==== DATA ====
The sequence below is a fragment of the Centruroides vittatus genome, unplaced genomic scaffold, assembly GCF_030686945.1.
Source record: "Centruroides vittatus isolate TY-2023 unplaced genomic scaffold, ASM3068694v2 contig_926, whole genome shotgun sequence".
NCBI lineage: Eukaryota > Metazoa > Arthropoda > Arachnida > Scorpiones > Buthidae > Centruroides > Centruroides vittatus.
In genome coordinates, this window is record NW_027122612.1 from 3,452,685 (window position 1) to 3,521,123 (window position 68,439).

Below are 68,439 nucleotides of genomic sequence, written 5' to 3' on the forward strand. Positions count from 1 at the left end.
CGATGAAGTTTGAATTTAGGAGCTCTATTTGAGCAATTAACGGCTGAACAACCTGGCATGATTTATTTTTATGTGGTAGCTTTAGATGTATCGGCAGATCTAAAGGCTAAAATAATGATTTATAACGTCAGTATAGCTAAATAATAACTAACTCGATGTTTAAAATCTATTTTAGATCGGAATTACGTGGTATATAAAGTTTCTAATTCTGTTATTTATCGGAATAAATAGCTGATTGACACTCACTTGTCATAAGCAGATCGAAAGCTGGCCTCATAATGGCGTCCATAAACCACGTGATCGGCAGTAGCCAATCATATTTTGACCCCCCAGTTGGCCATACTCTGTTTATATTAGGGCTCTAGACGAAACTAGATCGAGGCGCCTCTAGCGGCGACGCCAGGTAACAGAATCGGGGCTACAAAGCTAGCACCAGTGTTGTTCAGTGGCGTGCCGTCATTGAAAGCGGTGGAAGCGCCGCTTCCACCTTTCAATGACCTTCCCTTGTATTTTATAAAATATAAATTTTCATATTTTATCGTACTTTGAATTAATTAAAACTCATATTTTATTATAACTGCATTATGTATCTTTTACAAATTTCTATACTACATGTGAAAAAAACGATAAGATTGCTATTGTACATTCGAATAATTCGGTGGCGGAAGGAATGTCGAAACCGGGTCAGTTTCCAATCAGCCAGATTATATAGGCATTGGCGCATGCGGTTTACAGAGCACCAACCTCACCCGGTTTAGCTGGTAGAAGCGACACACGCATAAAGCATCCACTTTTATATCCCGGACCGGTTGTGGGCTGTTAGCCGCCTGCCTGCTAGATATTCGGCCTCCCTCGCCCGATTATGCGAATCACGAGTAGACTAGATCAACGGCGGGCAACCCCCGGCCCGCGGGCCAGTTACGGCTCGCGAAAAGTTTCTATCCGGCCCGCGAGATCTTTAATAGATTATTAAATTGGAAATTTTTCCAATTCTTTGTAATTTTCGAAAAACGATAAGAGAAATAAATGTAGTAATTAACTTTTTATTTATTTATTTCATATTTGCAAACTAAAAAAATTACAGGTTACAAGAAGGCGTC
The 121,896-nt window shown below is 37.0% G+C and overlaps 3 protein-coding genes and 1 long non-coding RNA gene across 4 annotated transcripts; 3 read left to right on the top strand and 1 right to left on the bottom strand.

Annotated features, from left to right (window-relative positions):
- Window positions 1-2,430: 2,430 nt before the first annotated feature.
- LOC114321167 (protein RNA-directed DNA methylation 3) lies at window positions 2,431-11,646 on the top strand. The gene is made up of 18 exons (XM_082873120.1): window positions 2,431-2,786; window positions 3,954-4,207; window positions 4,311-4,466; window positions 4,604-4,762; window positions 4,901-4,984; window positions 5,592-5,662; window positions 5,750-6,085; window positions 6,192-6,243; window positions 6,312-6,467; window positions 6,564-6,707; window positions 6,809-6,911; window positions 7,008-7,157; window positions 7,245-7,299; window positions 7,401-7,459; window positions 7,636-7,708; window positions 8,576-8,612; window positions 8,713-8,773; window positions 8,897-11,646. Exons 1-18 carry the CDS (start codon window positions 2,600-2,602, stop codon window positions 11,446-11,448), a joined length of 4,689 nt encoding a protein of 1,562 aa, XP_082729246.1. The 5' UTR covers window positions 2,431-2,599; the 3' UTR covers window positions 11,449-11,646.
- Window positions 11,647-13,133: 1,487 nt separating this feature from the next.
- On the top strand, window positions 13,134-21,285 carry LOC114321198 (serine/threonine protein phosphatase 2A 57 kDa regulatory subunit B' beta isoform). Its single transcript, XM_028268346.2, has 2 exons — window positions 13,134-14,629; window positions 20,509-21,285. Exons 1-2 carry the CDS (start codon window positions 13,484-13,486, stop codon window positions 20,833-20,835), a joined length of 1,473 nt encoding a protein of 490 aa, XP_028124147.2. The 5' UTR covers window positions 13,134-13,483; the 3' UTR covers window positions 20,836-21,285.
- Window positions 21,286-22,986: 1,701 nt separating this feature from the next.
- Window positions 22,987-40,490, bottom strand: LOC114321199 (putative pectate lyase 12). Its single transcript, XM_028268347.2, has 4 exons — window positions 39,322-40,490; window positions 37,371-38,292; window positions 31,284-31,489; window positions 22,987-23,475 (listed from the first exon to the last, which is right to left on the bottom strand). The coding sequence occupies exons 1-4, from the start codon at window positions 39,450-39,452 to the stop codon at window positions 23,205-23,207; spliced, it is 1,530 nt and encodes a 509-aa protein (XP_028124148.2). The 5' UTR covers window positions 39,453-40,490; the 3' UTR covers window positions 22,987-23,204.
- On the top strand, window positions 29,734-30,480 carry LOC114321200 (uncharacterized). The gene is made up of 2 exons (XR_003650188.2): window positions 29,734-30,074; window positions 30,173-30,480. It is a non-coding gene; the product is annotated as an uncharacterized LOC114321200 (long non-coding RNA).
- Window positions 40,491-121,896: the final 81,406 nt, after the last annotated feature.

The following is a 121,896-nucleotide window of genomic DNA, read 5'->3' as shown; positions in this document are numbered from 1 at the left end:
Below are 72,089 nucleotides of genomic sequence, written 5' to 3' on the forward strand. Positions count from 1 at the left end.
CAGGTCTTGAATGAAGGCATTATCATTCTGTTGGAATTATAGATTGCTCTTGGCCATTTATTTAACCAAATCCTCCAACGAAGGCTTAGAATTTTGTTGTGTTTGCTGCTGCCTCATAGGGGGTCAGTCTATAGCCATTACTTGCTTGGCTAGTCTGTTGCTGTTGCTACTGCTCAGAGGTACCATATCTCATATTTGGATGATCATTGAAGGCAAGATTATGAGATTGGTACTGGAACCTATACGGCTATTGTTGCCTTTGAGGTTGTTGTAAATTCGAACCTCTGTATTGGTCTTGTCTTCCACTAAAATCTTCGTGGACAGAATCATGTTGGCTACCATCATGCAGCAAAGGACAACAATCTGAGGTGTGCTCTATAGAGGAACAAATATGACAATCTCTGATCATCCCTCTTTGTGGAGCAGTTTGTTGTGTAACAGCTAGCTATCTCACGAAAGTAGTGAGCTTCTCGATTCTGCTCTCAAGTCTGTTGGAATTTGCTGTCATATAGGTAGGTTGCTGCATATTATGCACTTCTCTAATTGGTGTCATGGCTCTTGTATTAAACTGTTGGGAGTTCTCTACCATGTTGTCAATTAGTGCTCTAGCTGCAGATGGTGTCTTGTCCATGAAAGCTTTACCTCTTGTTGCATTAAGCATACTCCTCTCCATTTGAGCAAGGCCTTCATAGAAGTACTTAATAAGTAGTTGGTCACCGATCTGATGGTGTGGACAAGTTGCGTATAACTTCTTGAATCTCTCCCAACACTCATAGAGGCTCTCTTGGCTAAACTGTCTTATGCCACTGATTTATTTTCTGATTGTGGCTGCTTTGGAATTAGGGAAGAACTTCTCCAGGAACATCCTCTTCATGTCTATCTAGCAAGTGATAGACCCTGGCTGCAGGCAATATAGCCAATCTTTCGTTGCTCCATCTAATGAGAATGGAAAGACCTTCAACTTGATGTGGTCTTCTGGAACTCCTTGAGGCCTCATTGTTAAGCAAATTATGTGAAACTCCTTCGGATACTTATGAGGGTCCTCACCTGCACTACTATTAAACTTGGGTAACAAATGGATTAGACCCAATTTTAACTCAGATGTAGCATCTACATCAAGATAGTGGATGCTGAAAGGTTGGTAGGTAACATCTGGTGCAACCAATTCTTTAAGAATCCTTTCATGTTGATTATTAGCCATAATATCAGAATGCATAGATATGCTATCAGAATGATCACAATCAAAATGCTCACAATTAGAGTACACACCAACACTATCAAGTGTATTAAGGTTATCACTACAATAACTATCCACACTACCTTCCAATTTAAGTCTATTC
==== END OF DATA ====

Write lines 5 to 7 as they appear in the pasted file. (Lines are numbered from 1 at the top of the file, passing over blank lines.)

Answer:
Below are 68,439 nucleotides of genomic sequence, written 5' to 3' on the forward strand. Positions count from 1 at the left end.
CGATGAAGTTTGAATTTAGGAGCTCTATTTGAGCAATTAACGGCTGAACAACCTGGCATGATTTATTTTTATGTGGTAGCTTTAGATGTATCGGCAGATCTAAAGGCTAAAATAATGATTTATAACGTCAGTATAGCTAAATAATAACTAACTCGATGTTTAAAATCTATTTTAGATCGGAATTACGTGGTATATAAAGTTTCTAATTCTGTTATTTATCGGAATAAATAGCTGATTGACACTCACTTGTCATAAGCAGATCGAAAGCTGGCCTCATAATGGCGTCCATAAACCACGTGATCGGCAGTAGCCAATCATATTTTGACCCCCCAGTTGGCCATACTCTGTTTATATTAGGGCTCTAGACGAAACTAGATCGAGGCGCCTCTAGCGGCGACGCCAGGTAACAGAATCGGGGCTACAAAGCTAGCACCAGTGTTGTTCAGTGGCGTGCCGTCATTGAAAGCGGTGGAAGCGCCGCTTCCACCTTTCAATGACCTTCCCTTGTATTTTATAAAATATAAATTTTCATATTTTATCGTACTTTGAATTAATTAAAACTCATATTTTATTATAACTGCATTATGTATCTTTTACAAATTTCTATACTACATGTGAAAAAAACGATAAGATTGCTATTGTACATTCGAATAATTCGGTGGCGGAAGGAATGTCGAAACCGGGTCAGTTTCCAATCAGCCAGATTATATAGGCATTGGCGCATGCGGTTTACAGAGCACCAACCTCACCCGGTTTAGCTGGTAGAAGCGACACACGCATAAAGCATCCACTTTTATATCCCGGACCGGTTGTGGGCTGTTAGCCGCCTGCCTGCTAGATATTCGGCCTCCCTCGCCCGATTATGCGAATCACGAGTAGACTAGATCAACGGCGGGCAACCCCCGGCCCGCGGGCCAGTTACGGCTCGCGAAAAGTTTCTATCCGGCCCGCGAGATCTTTAATAGATTATTAAATTGGAAATTTTTCCAATTCTTTGTAATTTTCGAAAAACGATAAGAGAAATAAATGTAGTAATTAACTTTTTATTTATTTATTTCATATTTGCAAACTAAAAAAATTACAGGTTACAAGAAGGCGTC
The 121,896-nt window shown below is 37.0% G+C and overlaps 3 protein-coding genes and 1 long non-coding RNA gene across 4 annotated transcripts; 3 read left to right on the top strand and 1 right to left on the bottom strand.